A Copy Press in Use? Or a Prop?

A still from Billy Wilder’s 1951 “Ace in the Hole”

Many — most? — bookbinders use a letterpress copy press for quick and light pressing needs, often called a “nip”. These presses were originally used in offices, for duplicating letters and other memoranda. Intriguingly, there are alternative uses for them.

They often have little daylight, which is the distance between the platens when fully open, and the thread pitch allows them to speedily move up and down. Because of this, they don’t generate a ton of pressure. Rhodes and Streeter have written a wonderfully comprehensive book about them.(1)

But apart from some advertising (and possibly some photos?), we don’t really know a lot about how these were used and installed in an office. They are often quite ornate, since they were presumably on display.

This is why the still from Wilder’s movie (which is a great and relevant movie to our current time, btw) interests me.  It makes a lot of sense to mount it on top of a safe, since they are both extremely heavy and there is a lot of torque when twisting the wheel. And the height of the tightening wheel looks to be a very comfortable chest height.  But is it a reflection of actual placement or just a prop?

 


1. Barbara Rhodes and William Wells Streeter. Before Photocopying: The Art and History of Mechanical Copying 1780 – 1938 (New Castle, DE: Oak Knoll Press and Northampton, Massachusetts: Heraldry Bindery, 1999)

Ron Lieberman sent an image of a gorgeous press stand he has.

 

One of the book presses at THE FAMILY ALBUM

An Unusual Sewing Frame from the Roycroft Bindery

A very unusual sewing frame. Roycroft Campus, East Arora, New York.

I was excited to find a small display of bindery tools at the Roycroft Campus in East Aurora, New York.  Elbert Hubbard started Roycroft, was inspired by William Morris, and promoted the Arts and Crafts ethos in America during the first part of the 20th century. His press produced many books that today look aggressively “hand-made”.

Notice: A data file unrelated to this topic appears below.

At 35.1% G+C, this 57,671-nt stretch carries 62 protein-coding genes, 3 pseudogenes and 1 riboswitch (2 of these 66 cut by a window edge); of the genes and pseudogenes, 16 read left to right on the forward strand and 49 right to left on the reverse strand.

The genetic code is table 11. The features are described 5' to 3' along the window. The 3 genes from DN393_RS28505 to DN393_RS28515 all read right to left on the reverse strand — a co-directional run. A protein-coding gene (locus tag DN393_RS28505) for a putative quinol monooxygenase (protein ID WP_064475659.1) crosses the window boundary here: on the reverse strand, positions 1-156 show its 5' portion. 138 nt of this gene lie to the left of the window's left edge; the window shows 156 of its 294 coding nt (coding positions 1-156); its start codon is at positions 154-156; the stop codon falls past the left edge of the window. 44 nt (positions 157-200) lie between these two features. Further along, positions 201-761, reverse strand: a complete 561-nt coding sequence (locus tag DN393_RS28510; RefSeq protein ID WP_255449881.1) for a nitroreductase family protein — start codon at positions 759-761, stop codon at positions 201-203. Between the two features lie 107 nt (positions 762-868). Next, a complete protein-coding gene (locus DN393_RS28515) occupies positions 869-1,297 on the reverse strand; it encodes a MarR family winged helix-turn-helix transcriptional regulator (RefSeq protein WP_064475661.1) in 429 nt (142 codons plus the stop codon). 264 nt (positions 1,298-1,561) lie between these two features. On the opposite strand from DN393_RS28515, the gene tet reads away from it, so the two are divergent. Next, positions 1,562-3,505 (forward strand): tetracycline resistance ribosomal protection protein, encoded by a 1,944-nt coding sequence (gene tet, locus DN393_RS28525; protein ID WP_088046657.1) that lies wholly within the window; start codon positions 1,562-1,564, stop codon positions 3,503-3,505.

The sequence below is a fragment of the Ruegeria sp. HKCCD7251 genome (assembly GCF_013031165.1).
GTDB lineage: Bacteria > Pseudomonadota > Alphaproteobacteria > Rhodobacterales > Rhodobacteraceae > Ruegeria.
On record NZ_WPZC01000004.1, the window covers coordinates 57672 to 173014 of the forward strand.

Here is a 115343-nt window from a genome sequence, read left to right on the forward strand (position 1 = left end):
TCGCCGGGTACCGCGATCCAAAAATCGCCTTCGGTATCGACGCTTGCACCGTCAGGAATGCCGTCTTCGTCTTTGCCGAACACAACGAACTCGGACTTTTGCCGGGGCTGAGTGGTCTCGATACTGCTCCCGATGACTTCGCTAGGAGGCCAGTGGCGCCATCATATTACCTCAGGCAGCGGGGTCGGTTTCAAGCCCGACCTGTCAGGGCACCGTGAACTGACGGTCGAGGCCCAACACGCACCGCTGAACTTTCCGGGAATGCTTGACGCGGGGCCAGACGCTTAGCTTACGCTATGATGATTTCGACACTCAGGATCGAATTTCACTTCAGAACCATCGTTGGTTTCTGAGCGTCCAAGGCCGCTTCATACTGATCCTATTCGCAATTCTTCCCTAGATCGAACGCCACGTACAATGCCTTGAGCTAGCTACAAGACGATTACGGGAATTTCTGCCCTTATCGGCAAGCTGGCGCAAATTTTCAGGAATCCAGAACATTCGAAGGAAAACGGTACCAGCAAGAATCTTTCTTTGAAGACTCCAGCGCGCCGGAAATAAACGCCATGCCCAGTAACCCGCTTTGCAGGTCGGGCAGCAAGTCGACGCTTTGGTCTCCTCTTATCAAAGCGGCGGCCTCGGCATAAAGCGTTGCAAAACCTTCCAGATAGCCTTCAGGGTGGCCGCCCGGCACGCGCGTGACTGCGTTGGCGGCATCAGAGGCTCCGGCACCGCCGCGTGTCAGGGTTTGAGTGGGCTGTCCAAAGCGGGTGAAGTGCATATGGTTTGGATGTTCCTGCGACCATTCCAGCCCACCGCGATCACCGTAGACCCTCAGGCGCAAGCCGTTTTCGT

The sewing frame from his bindery, however, is strikingly innovative and elegant.  The support attachments are similar to the Hickock blank book sewing frame, which I think was designed and produced at least by the 1920’s. I’m uncertain which came first. I use a similar idea for clamping supports in my Nokey Sewing Frame. The curved and cantilevered uprights allow for arm clearance and stability. The late 20th century Clarkson sewing frame uses a similar design.

The rod in the front might be to wrap tapes on, so they can be continually fed upwards.  It also looks like the rod itself can slide a bit in a recess, to the weight helps apply tension?  There are two hinged areas, the front one may also trap the supports, and the one towards the back may contain a storage area? There is some residue on the rod, suggesting something was adhered at some point. But what and why?

The uprights can be removed, and the frame stored in the wooden box it rests on, like the Clarkson design. Given the aesthetics and the use of oak which is common in arts and crafts furniture, but uncommon for bookbinding tools, I would guess  it was made at Roycroft.  But the bindery display contained many other pieces of equipment from other sources, including a very nice Leo Finishing Press, so it may come from another source. It is a clever and compact design.

The Persistence of Imposition

The signatures in this mass market paperback (Weapons of Math Destruction, Cathy O’Neil, a great read, BTW) continue to group together, even though the book is perfect bound, and the spinefolds are cut.

Paper memory. Not enough pressing or pressure during or after folding. We could reconstruct the imposition based on this visual evidence, even though there are no conjugate leaves or other signature markings.

Whatever glue was used on the spine (PUR?) grips the newsprint-like leaves solidly, with no throw-up and lots of drape, making the book easy to hold and read. I’m embarrassed to admit this, but the tactile qualities are very satisfying in this book, at least in the short term, better than many high-end hand bound books.

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